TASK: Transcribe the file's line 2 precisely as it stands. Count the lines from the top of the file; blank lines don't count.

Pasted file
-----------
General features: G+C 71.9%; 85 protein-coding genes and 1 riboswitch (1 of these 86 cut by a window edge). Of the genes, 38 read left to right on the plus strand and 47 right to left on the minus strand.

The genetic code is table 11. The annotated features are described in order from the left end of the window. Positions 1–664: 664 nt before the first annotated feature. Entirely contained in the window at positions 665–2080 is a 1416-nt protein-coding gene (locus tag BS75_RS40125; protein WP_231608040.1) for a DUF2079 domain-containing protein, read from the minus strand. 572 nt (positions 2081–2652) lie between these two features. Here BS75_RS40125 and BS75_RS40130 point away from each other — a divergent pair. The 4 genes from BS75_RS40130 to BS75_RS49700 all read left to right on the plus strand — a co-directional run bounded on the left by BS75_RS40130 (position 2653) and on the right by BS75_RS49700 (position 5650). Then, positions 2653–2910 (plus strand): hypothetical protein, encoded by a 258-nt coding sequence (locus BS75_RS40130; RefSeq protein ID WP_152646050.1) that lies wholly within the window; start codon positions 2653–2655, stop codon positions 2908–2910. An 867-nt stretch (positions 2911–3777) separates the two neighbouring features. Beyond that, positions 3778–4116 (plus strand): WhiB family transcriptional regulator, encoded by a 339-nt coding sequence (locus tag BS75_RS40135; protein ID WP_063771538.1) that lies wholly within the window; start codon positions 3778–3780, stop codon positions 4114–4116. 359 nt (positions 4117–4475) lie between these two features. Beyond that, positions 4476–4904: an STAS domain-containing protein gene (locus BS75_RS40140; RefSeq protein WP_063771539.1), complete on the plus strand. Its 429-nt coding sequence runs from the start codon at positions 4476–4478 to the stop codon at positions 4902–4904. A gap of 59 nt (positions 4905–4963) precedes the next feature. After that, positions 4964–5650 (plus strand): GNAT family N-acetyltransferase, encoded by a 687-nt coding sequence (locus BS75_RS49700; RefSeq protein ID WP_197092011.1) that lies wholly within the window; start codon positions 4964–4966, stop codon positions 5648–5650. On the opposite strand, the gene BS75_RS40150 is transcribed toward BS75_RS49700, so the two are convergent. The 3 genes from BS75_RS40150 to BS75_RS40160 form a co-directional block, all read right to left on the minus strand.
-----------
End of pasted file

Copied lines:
The genetic code is table 11. The annotated features are described in order from the left end of the window. Positions 1–664: 664 nt before the first annotated feature. Entirely contained in the window at positions 665–2080 is a 1416-nt protein-coding gene (locus tag BS75_RS40125; protein WP_231608040.1) for a DUF2079 domain-containing protein, read from the minus strand. 572 nt (positions 2081–2652) lie between these two features. Here BS75_RS40125 and BS75_RS40130 point away from each other — a divergent pair. The 4 genes from BS75_RS40130 to BS75_RS49700 all read left to right on the plus strand — a co-directional run bounded on the left by BS75_RS40130 (position 2653) and on the right by BS75_RS49700 (position 5650). Then, positions 2653–2910 (plus strand): hypothetical protein, encoded by a 258-nt coding sequence (locus BS75_RS40130; RefSeq protein ID WP_152646050.1) that lies wholly within the window; start codon positions 2653–2655, stop codon positions 2908–2910. An 867-nt stretch (positions 2911–3777) separates the two neighbouring features. Beyond that, positions 3778–4116 (plus strand): WhiB family transcriptional regulator, encoded by a 339-nt coding sequence (locus tag BS75_RS40135; protein ID WP_063771538.1) that lies wholly within the window; start codon positions 3778–3780, stop codon positions 4114–4116. 359 nt (positions 4117–4475) lie between these two features. Beyond that, positions 4476–4904: an STAS domain-containing protein gene (locus BS75_RS40140; RefSeq protein WP_063771539.1), complete on the plus strand. Its 429-nt coding sequence runs from the start codon at positions 4476–4478 to the stop codon at positions 4902–4904. A gap of 59 nt (positions 4905–4963) precedes the next feature. After that, positions 4964–5650 (plus strand): GNAT family N-acetyltransferase, encoded by a 687-nt coding sequence (locus BS75_RS49700; RefSeq protein ID WP_197092011.1) that lies wholly within the window; start codon positions 4964–4966, stop codon positions 5648–5650. On the opposite strand, the gene BS75_RS40150 is transcribed toward BS75_RS49700, so the two are convergent. The 3 genes from BS75_RS40150 to BS75_RS40160 form a co-directional block, all read right to left on the minus strand.